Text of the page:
Chilling moment hacker spies on 8-year-old girl and taunts her through smart device
There's no doubt smart devices are making our lives simpler. Our cell phones are always glued to our hands, Alexa's wealth of knowledge is at our beck and call, and security devices have become so sophisticated, we see and communicate with people in our homes without being there ourselves.
However, the "smarter" our lives are getting, the more our privacy is at risk from hackers.
Evidence of this comes in the form of chilling footage of a hacker spying on and talking to an eight-year-old girl as she played in her bedroom.
Ashley LeMay, from Tennessee, set up the Ring security camera in her young daughter's bedroom in an effort to increase her safety. However, the camera had the opposite effect, as just four-days in, a cyber crook had managed to hack the system, and not only spied on LeMay's daughter, but also communicated with her, claiming to be Santa Claus.Check out some of the hair-raising footage below:
Speaking to NBC News, Ashley revealed that she bought the gadget in a Black Friday sale and installed it as a means on keeping an eye on her three daughters.
But the device proved to be an incredible violation of her daughters' safety, after a man suddenly started talking to her eight-year-old, Alyssa, via the gadget. As well as claiming to be her "friend" Santa Claus, he played music through the device and encouraged her to smash her television.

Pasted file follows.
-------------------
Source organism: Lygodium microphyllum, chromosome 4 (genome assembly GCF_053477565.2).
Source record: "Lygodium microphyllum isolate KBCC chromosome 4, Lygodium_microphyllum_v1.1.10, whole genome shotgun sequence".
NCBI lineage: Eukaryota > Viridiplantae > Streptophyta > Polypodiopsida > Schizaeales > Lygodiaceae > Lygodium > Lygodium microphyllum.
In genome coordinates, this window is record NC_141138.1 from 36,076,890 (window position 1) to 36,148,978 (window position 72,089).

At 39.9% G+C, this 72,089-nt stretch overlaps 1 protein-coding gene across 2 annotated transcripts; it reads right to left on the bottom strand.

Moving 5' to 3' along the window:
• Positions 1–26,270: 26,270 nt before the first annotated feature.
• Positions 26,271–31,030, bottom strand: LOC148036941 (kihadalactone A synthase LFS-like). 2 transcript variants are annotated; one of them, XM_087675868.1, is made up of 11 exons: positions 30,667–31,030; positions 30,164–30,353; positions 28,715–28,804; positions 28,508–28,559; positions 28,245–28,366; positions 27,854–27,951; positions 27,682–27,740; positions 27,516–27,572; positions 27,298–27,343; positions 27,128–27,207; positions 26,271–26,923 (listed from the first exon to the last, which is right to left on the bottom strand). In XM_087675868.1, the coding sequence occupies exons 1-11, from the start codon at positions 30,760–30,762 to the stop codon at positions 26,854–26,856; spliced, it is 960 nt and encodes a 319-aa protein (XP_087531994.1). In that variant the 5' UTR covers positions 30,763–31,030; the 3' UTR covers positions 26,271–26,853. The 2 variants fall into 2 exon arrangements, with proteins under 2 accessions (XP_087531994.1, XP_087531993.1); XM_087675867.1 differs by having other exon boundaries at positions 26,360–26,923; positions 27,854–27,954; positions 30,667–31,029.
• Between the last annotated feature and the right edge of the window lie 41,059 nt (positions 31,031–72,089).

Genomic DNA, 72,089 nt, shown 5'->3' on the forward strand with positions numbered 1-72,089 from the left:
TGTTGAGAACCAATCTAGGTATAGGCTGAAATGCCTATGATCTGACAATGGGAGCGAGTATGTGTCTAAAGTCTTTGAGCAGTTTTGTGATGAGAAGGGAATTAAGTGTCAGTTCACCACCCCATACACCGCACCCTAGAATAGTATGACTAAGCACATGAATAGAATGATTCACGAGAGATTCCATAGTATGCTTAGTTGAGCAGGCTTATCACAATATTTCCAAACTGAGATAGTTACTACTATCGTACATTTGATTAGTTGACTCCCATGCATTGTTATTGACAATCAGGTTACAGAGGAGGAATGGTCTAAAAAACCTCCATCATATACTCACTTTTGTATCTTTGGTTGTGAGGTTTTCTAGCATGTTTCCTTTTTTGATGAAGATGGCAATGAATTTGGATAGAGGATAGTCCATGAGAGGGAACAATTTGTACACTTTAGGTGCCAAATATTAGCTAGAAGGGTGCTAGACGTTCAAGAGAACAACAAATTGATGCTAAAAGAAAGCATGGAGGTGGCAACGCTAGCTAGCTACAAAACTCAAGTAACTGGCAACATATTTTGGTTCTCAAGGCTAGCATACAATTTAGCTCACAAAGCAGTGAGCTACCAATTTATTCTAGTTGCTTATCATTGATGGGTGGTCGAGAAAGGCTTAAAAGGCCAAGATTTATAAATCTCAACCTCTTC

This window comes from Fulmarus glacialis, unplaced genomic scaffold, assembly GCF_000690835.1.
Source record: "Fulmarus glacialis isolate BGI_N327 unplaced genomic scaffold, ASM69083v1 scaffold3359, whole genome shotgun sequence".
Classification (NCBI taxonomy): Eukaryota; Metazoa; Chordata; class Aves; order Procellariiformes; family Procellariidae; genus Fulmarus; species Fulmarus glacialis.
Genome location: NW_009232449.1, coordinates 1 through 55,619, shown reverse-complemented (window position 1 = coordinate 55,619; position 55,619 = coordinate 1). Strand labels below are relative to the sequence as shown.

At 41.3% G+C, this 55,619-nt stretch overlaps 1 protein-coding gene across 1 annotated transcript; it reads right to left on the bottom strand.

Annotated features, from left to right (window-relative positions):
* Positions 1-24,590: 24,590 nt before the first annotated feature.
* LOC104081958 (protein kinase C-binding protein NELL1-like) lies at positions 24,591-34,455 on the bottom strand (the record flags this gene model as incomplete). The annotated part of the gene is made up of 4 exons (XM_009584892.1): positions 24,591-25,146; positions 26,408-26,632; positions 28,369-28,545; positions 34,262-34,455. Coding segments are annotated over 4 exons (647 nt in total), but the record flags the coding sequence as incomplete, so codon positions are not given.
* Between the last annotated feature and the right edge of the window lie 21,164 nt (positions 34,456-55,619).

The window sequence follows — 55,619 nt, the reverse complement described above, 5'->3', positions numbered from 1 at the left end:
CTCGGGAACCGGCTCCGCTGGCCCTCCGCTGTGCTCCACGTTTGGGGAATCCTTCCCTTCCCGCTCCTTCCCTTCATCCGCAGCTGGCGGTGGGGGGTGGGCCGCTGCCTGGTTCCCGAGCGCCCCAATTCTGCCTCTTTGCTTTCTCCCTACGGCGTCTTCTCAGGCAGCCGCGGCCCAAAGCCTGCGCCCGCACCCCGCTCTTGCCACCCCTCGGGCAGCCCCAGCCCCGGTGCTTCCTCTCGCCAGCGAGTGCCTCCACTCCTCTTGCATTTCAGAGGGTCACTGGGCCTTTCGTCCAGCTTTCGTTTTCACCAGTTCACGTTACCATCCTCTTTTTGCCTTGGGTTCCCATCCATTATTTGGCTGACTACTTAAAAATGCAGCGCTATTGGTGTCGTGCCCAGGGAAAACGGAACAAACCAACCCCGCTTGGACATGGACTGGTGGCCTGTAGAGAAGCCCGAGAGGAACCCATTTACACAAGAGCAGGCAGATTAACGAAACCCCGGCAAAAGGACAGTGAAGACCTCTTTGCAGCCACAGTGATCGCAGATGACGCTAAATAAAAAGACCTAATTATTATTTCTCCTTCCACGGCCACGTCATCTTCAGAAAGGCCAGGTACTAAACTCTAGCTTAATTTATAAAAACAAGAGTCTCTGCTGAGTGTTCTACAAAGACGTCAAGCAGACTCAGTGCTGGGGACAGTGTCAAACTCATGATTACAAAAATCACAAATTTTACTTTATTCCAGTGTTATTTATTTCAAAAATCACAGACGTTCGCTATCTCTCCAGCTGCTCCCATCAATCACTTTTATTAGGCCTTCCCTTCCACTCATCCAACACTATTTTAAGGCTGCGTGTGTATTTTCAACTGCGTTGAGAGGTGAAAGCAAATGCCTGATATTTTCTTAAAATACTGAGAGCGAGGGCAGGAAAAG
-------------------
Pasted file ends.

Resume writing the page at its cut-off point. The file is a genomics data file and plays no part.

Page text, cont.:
The mother told NBC: "[Hackers] could have watched them sleeping, changing. I mean they could have seen all kinds of things."In the video below, Alyssa speaks out about her chilling experience:
In the recorded video footage, Alyssa can be seen standing in her room, asking: "Who is that?"
A man responds that he's her "best friend." The terrified Alyssa then screams for her mother.
Ring is currently owned by Amazon, and make a range of smart home devices. These particular security cameras can be connected to the owner's smartphones via an app. The devices also utilize speakers and a microphone, so people can communicate through them.
However, due to the fact these devices are connected to the internet, it means it is possible for criminals to remotely hack the Ring device. Anybody who gains access to your username and password can also use the device.
In a statement to NBC News, Ring has said: "While we are still investigating this issue and are taking appropriate steps to protect our devices based on our investigation, we are able to confirm this incident is in no way related to a breach or compromise of Ring’s security."